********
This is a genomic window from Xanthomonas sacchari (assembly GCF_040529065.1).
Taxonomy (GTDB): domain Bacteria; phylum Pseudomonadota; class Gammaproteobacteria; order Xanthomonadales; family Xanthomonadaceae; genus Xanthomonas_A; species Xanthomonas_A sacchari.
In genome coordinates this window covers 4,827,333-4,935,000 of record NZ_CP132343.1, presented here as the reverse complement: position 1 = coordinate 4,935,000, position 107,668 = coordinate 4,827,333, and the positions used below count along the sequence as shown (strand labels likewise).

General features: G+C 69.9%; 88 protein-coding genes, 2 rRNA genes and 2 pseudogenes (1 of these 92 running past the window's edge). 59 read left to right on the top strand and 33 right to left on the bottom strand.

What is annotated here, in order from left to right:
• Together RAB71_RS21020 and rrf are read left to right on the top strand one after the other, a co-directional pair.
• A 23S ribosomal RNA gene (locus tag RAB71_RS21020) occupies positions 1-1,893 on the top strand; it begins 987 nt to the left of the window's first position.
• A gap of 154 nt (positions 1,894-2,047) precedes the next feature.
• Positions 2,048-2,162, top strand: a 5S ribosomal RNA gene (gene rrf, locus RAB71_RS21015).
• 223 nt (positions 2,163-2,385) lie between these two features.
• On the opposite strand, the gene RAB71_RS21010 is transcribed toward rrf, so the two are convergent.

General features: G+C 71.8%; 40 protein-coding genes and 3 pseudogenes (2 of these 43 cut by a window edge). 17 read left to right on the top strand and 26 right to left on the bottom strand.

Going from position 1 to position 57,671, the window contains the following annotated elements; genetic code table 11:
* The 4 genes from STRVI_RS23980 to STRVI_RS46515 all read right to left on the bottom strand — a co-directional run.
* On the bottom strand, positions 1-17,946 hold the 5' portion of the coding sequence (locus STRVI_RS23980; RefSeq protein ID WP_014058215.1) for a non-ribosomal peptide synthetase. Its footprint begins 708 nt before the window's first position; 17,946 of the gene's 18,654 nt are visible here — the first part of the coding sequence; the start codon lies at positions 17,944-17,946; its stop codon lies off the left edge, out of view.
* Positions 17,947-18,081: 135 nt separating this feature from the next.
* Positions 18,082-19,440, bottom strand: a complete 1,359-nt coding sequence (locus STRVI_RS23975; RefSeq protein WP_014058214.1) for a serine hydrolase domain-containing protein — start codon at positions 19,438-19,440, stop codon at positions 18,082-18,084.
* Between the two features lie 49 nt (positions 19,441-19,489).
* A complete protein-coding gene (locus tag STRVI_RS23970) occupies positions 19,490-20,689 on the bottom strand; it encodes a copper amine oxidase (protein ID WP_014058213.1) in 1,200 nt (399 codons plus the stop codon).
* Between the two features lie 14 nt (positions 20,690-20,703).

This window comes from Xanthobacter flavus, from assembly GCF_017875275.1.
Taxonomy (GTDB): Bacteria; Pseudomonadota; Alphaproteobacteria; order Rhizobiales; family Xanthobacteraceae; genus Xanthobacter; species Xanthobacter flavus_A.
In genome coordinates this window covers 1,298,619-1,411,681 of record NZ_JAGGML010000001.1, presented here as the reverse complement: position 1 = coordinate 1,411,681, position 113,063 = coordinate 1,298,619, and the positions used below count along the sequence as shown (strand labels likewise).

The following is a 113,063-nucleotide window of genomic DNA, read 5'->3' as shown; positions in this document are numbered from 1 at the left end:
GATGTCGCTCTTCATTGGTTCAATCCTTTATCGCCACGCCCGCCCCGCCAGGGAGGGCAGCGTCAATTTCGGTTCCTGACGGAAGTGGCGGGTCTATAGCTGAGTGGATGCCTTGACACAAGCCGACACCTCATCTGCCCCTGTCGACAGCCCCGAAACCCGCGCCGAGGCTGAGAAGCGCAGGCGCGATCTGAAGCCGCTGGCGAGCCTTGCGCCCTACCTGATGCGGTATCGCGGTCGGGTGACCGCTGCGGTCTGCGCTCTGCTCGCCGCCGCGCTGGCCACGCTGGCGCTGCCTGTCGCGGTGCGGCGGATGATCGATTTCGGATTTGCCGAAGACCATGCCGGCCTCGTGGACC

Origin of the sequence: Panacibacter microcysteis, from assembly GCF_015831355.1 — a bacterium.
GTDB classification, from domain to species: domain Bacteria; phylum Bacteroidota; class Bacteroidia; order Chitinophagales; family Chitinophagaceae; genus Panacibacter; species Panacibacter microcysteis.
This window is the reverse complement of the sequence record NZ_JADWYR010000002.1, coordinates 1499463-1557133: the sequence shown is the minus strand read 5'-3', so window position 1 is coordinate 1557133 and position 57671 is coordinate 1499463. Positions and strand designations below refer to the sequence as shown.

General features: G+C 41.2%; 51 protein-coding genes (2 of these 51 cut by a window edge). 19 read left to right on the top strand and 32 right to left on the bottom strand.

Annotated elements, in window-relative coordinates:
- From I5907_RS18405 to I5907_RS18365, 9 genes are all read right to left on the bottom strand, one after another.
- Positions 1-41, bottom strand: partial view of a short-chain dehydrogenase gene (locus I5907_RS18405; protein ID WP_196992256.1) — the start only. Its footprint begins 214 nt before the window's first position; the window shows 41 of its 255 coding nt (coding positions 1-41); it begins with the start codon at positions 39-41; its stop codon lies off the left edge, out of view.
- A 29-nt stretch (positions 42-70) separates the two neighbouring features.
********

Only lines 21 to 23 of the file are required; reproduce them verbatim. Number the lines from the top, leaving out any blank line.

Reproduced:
This window comes from Xanthobacter flavus, from assembly GCF_017875275.1.
Taxonomy (GTDB): Bacteria; Pseudomonadota; Alphaproteobacteria; order Rhizobiales; family Xanthobacteraceae; genus Xanthobacter; species Xanthobacter flavus_A.
In genome coordinates this window covers 1,298,619-1,411,681 of record NZ_JAGGML010000001.1, presented here as the reverse complement: position 1 = coordinate 1,411,681, position 113,063 = coordinate 1,298,619, and the positions used below count along the sequence as shown (strand labels likewise).